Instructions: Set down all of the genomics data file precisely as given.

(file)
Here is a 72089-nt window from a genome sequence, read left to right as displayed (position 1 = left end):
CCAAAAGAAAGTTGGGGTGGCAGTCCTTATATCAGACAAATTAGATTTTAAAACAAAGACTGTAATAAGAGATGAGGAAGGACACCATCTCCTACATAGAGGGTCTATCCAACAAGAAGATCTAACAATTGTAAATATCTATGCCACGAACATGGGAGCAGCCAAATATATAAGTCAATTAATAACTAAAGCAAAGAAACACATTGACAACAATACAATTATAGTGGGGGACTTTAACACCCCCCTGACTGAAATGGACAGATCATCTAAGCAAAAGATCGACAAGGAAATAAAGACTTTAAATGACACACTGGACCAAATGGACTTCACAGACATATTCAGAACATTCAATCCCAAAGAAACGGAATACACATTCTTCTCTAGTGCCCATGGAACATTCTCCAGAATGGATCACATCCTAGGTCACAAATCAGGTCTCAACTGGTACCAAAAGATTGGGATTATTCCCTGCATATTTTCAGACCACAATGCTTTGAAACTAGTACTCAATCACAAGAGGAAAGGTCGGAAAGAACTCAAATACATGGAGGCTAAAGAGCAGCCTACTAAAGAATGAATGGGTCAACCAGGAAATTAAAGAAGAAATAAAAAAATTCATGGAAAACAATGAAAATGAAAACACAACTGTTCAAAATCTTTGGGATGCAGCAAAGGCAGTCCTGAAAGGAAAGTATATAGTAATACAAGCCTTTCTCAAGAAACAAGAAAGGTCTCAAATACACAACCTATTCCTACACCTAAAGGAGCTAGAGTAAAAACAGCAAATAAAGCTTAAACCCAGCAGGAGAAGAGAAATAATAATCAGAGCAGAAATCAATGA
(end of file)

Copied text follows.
Here is a 72089-nt window from a genome sequence, read left to right as displayed (position 1 = left end):
CCAAAAGAAAGTTGGGGTGGCAGTCCTTATATCAGACAAATTAGATTTTAAAACAAAGACTGTAATAAGAGATGAGGAAGGACACCATCTCCTACATAGAGGGTCTATCCAACAAGAAGATCTAACAATTGTAAATATCTATGCCACGAACATGGGAGCAGCCAAATATATAAGTCAATTAATAACTAAAGCAAAGAAACACATTGACAACAATACAATTATAGTGGGGGACTTTAACACCCCCCTGACTGAAATGGACAGATCATCTAAGCAAAAGATCGACAAGGAAATAAAGACTTTAAATGACACACTGGACCAAATGGACTTCACAGACATATTCAGAACATTCAATCCCAAAGAAACGGAATACACATTCTTCTCTAGTGCCCATGGAACATTCTCCAGAATGGATCACATCCTAGGTCACAAATCAGGTCTCAACTGGTACCAAAAGATTGGGATTATTCCCTGCATATTTTCAGACCACAATGCTTTGAAACTAGTACTCAATCACAAGAGGAAAGGTCGGAAAGAACTCAAATACATGGAGGCTAAAGAGCAGCCTACTAAAGAATGAATGGGTCAACCAGGAAATTAAAGAAGAAATAAAAAAATTCATGGAAAACAATGAAAATGAAAACACAACTGTTCAAAATCTTTGGGATGCAGCAAAGGCAGTCCTGAAAGGAAAGTATATAGTAATACAAGCCTTTCTCAAGAAACAAGAAAGGTCTCAAATACACAACCTATTCCTACACCTAAAGGAGCTAGAGTAAAAACAGCAAATAAAGCTTAAACCCAGCAGGAGAAGAGAAATAATAATCAGAGCAGAAATCAATGA